Colin Dietrich says it was a passion project that got away from him. Eight years ago, the Seattle-based climate scientist decided he wanted to systematically evaluate the quality of his bike commute. He attached a low-powered video recorder to his front fork to count cracks in the sidewalk. From there, things spiraled. He added accelerometers, a tablet for taking notes and a Wi-Fi network, and he’s accumulated gigabytes worth of data.
Kim Voros, a friend and planner at Alta Planning and Design, a Seattle-based transportation planning firm, got word of Dietrich's bike and thought it might be useful in gathering data for a project the city of Seattle was working on, an update to its Bicycle Master Plan. This summer, Alta’s interns took the DataCycle, more affectionately known as the "Frankenbike," on a series of rides to carefully map 40 miles of Seattle’s bike trails. The idea was to log potholes, unkempt vegetation and other sub-par conditions, and to take stock of public amenities along the route, as part of a citywide plan to improve its trails. With the data, Seattle's department of transportation has identified sections of trail that are the highest priority. They're releasing a trail upgrade plan in December.
Where did the idea for the DataCycle come from?
Partially due to my experiences advocating for Neighborhood Greenways in Seattle I realized the Herculean task government has in keeping up to date on their infrastructure. I knew that things that I saw everyday, that could be improved on the road, would never get to planners and engineers at the resolution of my daily experiences.
The process of creating the bike really was the process of a hobby getting away from me. I initially wanted to measure one thing in my commute for curiosity's sake, and it lead to several increases in computing power, more batteries and the addition of more sensors.
What’s it like to ride the DataCycle?
It's a frame from an old road bike, so it’s good, stability-wise, but, as with any good bike, fit and control are subtle things. The addition of most of the hardware has been unnoticeable; however, the computer on the handlebars makes it handle like you have some groceries on a front rack. More importantly, other riders and I have found that just like distracted drivers, it’s challenging to look at the screen and ride. We've used a second spotter rider in Seattle.
You’ve teamed up with Alta Planning and Design to work on Seattle’s Master Bike Plan. How is the city using the data?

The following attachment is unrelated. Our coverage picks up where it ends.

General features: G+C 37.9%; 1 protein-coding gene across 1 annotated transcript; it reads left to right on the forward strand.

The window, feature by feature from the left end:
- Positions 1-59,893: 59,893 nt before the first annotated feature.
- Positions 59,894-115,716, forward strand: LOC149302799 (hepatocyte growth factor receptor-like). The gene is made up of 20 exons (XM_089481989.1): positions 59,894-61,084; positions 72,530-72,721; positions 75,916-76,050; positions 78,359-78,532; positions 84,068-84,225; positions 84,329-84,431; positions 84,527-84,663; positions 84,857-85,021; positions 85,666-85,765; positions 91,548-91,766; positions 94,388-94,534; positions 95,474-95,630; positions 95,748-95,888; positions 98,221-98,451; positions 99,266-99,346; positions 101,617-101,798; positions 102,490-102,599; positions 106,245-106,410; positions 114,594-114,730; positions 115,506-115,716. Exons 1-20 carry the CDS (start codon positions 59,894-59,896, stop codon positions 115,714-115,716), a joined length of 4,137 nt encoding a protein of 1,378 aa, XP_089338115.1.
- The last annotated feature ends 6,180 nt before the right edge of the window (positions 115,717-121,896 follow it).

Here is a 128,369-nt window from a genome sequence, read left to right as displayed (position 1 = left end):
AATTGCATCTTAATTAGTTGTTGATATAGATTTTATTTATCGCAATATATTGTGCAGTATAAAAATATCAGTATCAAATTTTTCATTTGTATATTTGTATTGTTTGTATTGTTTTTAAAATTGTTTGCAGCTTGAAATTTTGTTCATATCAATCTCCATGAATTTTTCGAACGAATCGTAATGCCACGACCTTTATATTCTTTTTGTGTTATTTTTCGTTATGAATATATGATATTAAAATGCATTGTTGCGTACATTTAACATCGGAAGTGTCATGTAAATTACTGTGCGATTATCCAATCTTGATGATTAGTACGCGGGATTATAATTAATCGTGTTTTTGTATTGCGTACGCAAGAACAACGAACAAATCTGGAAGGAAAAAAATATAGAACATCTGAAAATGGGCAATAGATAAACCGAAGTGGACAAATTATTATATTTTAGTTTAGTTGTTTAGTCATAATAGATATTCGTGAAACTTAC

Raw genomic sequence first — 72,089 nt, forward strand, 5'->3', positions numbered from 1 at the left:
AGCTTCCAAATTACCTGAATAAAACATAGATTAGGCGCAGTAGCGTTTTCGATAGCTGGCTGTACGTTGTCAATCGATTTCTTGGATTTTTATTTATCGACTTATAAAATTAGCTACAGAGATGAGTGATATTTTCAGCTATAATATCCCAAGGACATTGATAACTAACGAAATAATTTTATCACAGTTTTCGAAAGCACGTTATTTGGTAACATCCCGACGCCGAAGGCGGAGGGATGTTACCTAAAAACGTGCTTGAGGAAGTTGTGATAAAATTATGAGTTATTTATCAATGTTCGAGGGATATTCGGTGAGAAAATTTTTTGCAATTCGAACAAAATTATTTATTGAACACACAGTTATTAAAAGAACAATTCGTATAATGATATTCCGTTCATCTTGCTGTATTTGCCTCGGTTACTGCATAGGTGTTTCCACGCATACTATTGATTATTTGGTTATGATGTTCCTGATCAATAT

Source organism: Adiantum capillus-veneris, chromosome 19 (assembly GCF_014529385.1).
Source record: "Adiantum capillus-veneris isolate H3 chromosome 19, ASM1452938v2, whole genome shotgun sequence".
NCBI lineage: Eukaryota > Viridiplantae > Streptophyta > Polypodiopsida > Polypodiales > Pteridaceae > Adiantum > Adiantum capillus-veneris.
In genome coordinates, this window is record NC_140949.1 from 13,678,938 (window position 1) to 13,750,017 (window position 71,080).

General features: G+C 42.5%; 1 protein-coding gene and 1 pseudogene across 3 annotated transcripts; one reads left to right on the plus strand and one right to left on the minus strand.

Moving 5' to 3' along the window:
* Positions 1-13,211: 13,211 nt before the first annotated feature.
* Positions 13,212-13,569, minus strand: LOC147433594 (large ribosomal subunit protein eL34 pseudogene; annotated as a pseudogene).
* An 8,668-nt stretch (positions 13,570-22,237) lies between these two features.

Alta worked closely with the Seattle Department of Transportation to develop codes for attributes they wanted to inventory—things as simple as number of services along a route or number of bollards in the pathway. That has been very insightful for seeing what is needed at the policy level. Without a planning and policy perspective, some of the data would likely be useless—the era of data-driven decision making still requires initial problems to be described. Some of what we're still doing is digging further into the data, looking for relationships.
Is it scalable? How can other places use this?
The process can be applied anywhere, but it’s not exactly scalable. The data collected is in the context of a city's transportation system and its planning goals, as well as the individual rider. On the bike, a certain amount of calibration to the rider is required before use, so I wouldn't expect to see this sort of thing as an app, per say. It's more like a portable laboratory or survey instrument.
Alta has been looking for new applications of the DataCycle to aid other municipalities. I'm also working on an improved version, likely based off a different bicycle design.
What do you hope comes from it?
I hope that cities can efficiently improve their bicycle trail and route networks and reduce car trips. I think there are a lot of willing but wary riders out there that would ride their bikes if the actual ride felt like a Cadillac. Some places the pavement and traffic makes the route feel like an off-road stampede.
What’s been the most surprising thing you’ve found?
How many metal plates end up in a cyclist's path! And how complicated a simple question can become. We collected a lot more data than I initially expected.